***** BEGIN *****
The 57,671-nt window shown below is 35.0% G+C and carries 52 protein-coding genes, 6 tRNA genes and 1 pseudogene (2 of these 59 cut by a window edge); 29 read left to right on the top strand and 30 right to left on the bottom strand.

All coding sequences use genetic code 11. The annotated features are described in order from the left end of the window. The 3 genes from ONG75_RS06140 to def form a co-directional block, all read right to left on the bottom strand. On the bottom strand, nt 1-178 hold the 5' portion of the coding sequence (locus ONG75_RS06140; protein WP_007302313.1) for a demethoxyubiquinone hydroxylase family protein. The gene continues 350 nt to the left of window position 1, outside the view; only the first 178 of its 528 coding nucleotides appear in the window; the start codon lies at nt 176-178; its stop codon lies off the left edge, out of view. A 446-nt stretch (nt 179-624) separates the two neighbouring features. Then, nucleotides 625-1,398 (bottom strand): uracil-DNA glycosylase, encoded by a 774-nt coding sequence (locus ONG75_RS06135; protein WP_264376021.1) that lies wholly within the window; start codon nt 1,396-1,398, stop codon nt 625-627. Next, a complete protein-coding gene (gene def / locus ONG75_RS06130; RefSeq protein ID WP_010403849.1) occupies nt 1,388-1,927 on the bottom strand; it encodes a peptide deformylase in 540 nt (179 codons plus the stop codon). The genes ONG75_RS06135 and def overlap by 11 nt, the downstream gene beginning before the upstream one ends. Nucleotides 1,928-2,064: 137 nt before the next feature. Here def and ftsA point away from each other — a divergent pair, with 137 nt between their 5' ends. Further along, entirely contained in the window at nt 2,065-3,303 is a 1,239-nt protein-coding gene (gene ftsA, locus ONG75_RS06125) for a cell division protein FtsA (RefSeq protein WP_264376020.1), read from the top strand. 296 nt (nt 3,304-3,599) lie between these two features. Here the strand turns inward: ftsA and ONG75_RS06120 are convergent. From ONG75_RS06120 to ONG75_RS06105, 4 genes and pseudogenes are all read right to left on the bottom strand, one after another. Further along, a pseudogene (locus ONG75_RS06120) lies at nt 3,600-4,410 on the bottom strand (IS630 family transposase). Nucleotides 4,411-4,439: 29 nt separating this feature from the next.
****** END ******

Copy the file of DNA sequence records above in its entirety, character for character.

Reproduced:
The 57,671-nt window shown below is 35.0% G+C and carries 52 protein-coding genes, 6 tRNA genes and 1 pseudogene (2 of these 59 cut by a window edge); 29 read left to right on the top strand and 30 right to left on the bottom strand.

All coding sequences use genetic code 11. The annotated features are described in order from the left end of the window. The 3 genes from ONG75_RS06140 to def form a co-directional block, all read right to left on the bottom strand. On the bottom strand, nt 1-178 hold the 5' portion of the coding sequence (locus ONG75_RS06140; protein WP_007302313.1) for a demethoxyubiquinone hydroxylase family protein. The gene continues 350 nt to the left of window position 1, outside the view; only the first 178 of its 528 coding nucleotides appear in the window; the start codon lies at nt 176-178; its stop codon lies off the left edge, out of view. A 446-nt stretch (nt 179-624) separates the two neighbouring features. Then, nucleotides 625-1,398 (bottom strand): uracil-DNA glycosylase, encoded by a 774-nt coding sequence (locus ONG75_RS06135; protein WP_264376021.1) that lies wholly within the window; start codon nt 1,396-1,398, stop codon nt 625-627. Next, a complete protein-coding gene (gene def / locus ONG75_RS06130; RefSeq protein ID WP_010403849.1) occupies nt 1,388-1,927 on the bottom strand; it encodes a peptide deformylase in 540 nt (179 codons plus the stop codon). The genes ONG75_RS06135 and def overlap by 11 nt, the downstream gene beginning before the upstream one ends. Nucleotides 1,928-2,064: 137 nt before the next feature. Here def and ftsA point away from each other — a divergent pair, with 137 nt between their 5' ends. Further along, entirely contained in the window at nt 2,065-3,303 is a 1,239-nt protein-coding gene (gene ftsA, locus ONG75_RS06125) for a cell division protein FtsA (RefSeq protein WP_264376020.1), read from the top strand. 296 nt (nt 3,304-3,599) lie between these two features. Here the strand turns inward: ftsA and ONG75_RS06120 are convergent. From ONG75_RS06120 to ONG75_RS06105, 4 genes and pseudogenes are all read right to left on the bottom strand, one after another. Further along, a pseudogene (locus ONG75_RS06120) lies at nt 3,600-4,410 on the bottom strand (IS630 family transposase). Nucleotides 4,411-4,439: 29 nt separating this feature from the next.